Difference between revisions of "Air superiority"

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imported>Howard C. Berkowitz
(New page: {{subpages}} A side, in a war, with '''air superiority''', dominates the other side to the extent that it is implausible that the inferior side can put up any effective air missions. It is...)
 
imported>Howard C. Berkowitz
(added interceptors and air superiority aircraft)
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A side, in a war, with '''air superiority''', dominates the other side to the extent that it is implausible that the inferior side can put up any effective air missions. It is not, however, an impossibility, as it is in conditions of [[air supremacy]].
A side, in a war, with '''air superiority''', dominates the other side to the extent that it is implausible that the inferior side can put up any effective air missions. It is not, however, an impossibility, as it is in conditions of [[air supremacy]].
An [[air superiority fighter]] is an aircraft designed for the sole purpose of attacking other aircraft, potentially deep in their own areas. To be a true air superiority fighter, it must not have additional roles, at least of ground attack, as illustrated by the [[United States Air Force]] saying about the basic [[F-15 Eagle]] series, "not a pound for air to ground".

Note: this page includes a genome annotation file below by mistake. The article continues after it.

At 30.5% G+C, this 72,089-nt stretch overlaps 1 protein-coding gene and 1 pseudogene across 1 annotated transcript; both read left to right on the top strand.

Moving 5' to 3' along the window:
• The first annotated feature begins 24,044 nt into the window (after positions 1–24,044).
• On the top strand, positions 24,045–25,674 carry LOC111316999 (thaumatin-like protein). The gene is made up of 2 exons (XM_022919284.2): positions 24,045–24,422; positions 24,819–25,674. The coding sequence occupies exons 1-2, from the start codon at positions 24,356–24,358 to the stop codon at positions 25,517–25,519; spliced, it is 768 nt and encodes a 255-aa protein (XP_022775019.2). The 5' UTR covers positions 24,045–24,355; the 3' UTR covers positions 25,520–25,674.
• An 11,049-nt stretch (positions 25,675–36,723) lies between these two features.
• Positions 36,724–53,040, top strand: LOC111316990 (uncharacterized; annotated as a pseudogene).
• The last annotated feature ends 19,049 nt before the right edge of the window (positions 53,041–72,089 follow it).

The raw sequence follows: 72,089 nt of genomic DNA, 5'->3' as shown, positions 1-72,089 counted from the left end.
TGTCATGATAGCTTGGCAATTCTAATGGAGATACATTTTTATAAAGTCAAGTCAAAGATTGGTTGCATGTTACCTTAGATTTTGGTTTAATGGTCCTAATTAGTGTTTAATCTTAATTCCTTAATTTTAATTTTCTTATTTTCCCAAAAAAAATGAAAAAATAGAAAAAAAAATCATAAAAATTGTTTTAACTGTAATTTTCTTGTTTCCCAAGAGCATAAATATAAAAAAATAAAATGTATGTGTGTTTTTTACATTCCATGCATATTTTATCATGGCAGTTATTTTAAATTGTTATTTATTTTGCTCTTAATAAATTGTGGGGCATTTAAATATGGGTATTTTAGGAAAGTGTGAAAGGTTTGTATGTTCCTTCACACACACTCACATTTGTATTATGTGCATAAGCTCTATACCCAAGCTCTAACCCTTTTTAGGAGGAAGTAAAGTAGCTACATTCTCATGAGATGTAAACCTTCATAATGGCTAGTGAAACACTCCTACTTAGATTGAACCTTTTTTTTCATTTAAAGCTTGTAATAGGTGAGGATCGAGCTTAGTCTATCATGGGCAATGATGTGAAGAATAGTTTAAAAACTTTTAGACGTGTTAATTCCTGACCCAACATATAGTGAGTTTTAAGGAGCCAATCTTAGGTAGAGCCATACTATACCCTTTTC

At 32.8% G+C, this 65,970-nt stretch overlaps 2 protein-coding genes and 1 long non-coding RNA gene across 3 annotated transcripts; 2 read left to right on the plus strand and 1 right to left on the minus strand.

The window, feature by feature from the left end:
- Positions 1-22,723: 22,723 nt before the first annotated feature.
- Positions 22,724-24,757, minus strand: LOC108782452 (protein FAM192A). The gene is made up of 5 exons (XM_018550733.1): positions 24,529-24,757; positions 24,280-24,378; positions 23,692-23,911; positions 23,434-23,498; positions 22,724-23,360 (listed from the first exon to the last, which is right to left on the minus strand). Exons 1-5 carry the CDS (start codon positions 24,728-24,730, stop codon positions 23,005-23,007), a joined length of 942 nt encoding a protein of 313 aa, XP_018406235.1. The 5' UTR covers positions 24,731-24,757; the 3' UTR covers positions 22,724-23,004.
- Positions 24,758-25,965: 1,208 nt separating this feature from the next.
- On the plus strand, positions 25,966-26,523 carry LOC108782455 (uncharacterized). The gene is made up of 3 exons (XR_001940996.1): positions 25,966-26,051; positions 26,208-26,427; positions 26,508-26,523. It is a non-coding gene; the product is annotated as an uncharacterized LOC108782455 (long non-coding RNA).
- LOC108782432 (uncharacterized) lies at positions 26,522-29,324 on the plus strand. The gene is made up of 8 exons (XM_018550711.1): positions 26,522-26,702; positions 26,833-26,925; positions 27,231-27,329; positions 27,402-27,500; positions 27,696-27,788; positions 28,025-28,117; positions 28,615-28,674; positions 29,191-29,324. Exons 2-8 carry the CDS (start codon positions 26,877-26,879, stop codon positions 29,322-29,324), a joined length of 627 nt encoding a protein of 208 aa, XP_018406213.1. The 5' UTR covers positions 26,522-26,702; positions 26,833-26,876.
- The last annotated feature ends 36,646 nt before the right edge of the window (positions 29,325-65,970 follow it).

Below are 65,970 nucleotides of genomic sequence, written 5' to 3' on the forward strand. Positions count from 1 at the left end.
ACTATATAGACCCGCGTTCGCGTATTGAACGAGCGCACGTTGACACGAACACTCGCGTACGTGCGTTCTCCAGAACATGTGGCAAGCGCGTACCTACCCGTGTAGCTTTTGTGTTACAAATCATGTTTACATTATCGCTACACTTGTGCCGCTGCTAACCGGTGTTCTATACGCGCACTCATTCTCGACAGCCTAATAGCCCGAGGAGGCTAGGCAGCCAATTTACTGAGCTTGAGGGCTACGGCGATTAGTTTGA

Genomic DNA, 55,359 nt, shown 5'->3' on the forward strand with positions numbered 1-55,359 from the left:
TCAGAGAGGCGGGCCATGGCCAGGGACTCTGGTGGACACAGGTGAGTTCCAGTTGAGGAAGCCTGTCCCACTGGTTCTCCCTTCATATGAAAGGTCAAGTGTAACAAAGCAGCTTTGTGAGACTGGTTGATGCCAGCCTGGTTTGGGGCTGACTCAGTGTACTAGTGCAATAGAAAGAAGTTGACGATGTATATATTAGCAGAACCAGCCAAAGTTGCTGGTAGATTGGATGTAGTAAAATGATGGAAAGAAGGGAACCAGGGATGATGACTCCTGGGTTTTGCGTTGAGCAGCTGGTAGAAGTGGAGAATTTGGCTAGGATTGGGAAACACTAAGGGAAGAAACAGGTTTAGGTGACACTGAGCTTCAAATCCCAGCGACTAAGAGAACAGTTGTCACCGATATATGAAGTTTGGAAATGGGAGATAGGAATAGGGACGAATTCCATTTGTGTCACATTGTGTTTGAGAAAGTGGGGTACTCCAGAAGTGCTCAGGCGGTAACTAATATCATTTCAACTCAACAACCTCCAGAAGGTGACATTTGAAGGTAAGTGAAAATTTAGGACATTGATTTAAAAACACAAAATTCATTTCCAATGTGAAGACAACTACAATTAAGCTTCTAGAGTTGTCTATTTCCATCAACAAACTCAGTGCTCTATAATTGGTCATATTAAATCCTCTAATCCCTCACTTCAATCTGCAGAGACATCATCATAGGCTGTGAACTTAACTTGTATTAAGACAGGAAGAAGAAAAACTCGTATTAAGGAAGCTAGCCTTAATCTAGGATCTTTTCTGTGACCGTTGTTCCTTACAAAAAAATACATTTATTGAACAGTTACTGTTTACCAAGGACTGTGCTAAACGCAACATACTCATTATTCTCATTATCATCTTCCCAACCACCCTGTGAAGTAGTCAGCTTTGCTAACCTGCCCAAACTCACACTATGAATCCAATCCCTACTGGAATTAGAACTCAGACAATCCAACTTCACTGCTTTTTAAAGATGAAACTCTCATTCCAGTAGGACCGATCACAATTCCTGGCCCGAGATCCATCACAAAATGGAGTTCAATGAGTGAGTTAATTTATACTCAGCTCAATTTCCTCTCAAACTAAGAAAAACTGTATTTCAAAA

[[Interceptor]]s are also meant to fight other airplanes, but in specific kinds of engagements, such as [[point defense]] (e.g., the [[MiG-21]] (NATO designation [[FISHBED]]), or a long-range fleet air defense interceptor (e.g., the [[F-14 Tomcat]]).

Revision as of 00:57, 30 May 2008

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A side, in a war, with air superiority, dominates the other side to the extent that it is implausible that the inferior side can put up any effective air missions. It is not, however, an impossibility, as it is in conditions of air supremacy.

An air superiority fighter is an aircraft designed for the sole purpose of attacking other aircraft, potentially deep in their own areas. To be a true air superiority fighter, it must not have additional roles, at least of ground attack, as illustrated by the United States Air Force saying about the basic F-15 Eagle series, "not a pound for air to ground".

Interceptors are also meant to fight other airplanes, but in specific kinds of engagements, such as point defense (e.g., the MiG-21 (NATO designation FISHBED), or a long-range fleet air defense interceptor (e.g., the F-14 Tomcat).